By Anne Huntington Sharma - HLC President

This has been a very challenging school year for students, with so much uncertainty creeping into day-to-day routines. Although it may feel like our lives have been put on hold, it’s important to remember that the college admissions process is still in full swing. If your student is applying to college this year, don’t let the COVID slide impact any opportunities.

New data is coming out every day showing that our children’s education has been profoundly impacted this year by the move to online learning - and not in a good way. GPAs have slipped, failure rates are going through the roof, and learning loss is rampant. Many students haven’t been able to dedicate time or attention to studying for standardized admissions tests, and many who had planned to take one have found themselves faced with test-date cancellations. 

Low (or no) test scores, lower-than-hoped-for GPAs, and the day-to-day stress of the pandemic are all contributing to a very challenging time for students when it comes to the college admissions process. If your student falls into any of these categories, it’ll be more important than ever to lean into the supplemental areas of the applications in order to build a strong case for your student. 

College admissions representatives are telling us that while grades and standardized test scores are still important (and if your student has high grades and test scores, they should certainly highlight them in their application), schools will look more leniently at those areas. This provides a great opportunity to dedicate time to bolstering other areas of your application - including your essay, which is a critical component; personal and academic recommendations; and volunteer and extracurricular activities. 

When it comes to the essay, most students will likely be sharing the impact that the pandemic has had on them this year. It is, after all, the hallmark of 2020. Therefore, it’s critical that your student finds a way to make his or her experience stand out. Can they experiment with the tone of voice, or the format of the essay itself? Do they have a unique twist or story that will be memorable to the reader? To perfect the essay, dedicate an extra editing session or two to the process, and get a few trusted sets of eyes on it as well, to gain additional perspective. Huntington’s tutors are available to help with the essay process, from beginning to end.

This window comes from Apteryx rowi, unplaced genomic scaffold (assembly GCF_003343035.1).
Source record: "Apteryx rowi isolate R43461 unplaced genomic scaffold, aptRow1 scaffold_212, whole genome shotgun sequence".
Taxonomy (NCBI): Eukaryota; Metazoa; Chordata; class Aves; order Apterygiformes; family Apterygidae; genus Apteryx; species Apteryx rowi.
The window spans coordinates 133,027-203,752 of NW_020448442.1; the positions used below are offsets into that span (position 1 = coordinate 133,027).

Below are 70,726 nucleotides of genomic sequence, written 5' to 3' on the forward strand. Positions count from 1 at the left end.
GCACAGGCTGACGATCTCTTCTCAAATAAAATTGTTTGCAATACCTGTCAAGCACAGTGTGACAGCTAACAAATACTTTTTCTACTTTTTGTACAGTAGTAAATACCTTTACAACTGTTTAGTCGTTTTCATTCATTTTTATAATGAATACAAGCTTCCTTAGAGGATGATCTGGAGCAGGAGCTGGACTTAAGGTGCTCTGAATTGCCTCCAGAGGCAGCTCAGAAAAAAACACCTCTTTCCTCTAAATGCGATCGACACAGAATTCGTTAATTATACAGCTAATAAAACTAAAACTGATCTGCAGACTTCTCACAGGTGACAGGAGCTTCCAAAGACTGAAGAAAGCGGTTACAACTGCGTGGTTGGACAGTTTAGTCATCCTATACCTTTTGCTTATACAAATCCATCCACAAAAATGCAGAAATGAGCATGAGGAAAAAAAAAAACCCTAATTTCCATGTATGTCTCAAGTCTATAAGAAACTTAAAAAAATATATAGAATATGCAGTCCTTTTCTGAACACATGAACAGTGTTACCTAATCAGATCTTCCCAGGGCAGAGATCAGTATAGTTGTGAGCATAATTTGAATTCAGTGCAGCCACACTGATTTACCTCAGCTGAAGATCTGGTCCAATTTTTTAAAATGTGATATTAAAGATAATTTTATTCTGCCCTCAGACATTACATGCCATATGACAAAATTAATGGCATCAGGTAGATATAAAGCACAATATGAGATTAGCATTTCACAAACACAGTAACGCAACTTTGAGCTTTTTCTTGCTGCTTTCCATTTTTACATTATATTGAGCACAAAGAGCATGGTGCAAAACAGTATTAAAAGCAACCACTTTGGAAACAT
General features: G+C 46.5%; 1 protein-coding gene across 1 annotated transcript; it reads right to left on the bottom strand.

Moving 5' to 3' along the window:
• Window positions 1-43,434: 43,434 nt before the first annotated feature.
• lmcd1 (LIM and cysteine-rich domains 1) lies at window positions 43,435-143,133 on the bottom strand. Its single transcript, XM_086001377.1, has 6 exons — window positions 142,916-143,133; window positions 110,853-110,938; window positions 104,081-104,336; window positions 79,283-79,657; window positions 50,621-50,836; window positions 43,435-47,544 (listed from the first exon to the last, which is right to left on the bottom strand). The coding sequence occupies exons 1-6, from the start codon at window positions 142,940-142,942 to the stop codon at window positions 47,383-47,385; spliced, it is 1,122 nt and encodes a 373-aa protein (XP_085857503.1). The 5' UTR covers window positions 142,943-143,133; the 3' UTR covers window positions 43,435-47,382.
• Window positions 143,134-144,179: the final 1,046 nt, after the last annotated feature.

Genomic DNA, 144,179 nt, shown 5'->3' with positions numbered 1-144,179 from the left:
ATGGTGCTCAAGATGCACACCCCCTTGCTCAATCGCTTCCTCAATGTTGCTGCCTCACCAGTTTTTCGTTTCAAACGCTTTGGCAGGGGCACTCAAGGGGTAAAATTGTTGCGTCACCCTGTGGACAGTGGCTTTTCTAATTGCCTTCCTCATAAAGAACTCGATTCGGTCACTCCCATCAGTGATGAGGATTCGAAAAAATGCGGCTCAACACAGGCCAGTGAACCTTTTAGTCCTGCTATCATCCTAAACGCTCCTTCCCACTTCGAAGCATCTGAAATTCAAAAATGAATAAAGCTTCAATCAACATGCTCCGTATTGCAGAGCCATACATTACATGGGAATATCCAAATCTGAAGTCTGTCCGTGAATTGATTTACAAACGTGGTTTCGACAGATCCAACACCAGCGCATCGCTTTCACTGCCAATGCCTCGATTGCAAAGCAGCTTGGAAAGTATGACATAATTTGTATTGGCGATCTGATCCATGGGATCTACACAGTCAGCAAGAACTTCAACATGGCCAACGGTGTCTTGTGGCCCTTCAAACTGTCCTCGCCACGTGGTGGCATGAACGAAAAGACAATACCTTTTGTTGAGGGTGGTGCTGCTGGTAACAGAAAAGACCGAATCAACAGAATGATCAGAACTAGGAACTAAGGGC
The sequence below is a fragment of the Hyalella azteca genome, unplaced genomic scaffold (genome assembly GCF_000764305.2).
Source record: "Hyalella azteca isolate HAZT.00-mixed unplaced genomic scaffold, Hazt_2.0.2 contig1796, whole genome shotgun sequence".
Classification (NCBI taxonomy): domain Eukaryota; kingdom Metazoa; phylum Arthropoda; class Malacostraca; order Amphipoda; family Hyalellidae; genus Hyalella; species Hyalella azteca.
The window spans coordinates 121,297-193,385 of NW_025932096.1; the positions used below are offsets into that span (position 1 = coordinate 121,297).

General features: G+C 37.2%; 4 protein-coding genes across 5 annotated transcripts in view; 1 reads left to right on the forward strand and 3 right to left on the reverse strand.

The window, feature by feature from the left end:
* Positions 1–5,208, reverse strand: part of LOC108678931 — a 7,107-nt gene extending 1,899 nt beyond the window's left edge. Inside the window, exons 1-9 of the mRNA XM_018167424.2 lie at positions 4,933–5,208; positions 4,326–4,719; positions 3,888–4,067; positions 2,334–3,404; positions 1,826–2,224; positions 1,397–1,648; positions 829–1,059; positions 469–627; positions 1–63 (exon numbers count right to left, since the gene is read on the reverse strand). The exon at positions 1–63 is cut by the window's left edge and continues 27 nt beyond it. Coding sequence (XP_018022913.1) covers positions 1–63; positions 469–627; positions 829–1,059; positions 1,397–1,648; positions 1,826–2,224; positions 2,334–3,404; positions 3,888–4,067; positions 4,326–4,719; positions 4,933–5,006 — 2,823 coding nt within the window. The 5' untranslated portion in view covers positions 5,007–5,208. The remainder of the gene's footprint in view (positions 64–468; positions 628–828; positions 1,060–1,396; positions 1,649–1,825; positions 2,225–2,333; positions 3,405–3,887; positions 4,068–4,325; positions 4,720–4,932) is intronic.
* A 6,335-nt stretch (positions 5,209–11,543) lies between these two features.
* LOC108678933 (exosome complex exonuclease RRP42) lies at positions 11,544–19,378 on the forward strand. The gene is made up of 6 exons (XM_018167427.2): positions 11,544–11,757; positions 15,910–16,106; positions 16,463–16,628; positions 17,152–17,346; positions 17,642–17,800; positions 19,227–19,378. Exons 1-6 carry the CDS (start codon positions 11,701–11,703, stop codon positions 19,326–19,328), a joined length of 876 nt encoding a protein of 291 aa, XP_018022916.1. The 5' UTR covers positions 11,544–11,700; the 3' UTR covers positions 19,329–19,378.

Most college applications require anywhere from one to four letters of recommendation, typically written by representatives from your school such as teachers and counselors. We recommend students put recommendation requests in sooner rather than later. Many educators are finding themselves spread thin with the demands of remote teaching, so giving them some extra time may help them deliver a stronger recommendation on your student’s behalf. This year is a great time to go above and beyond with more recommendations; so, don’t be afraid to gather one to three additional ones from coaches, supervisors at a part-time job, volunteer supervisors, etc. Anyone who knows your student well and can speak to their strengths can be an asset to their application.

While many in-person extracurriculars have largely been cancelled this year, your student can still showcase how they spent their time to positively contribute to their community, to their school, or even just to their own personal growth. Did they pursue any creative hobbies? Get involved with political activism? We encourage students to think outside the box of what “extracurricular” can mean.

Finally, it’s important to remember that college admissions representatives may look at what’s NOT on your student’s application just as much as what is. It’s very easy to look someone up on social media, so make sure that your student’s social accounts are set to private and do not have any questionable content that may give an admissions representative a reason not to admit them.

Huntington Learning Center offers a variety of services to help students build the strongest college applications possible in addition to individualized tutoring and test prep programs. Go to to learn more.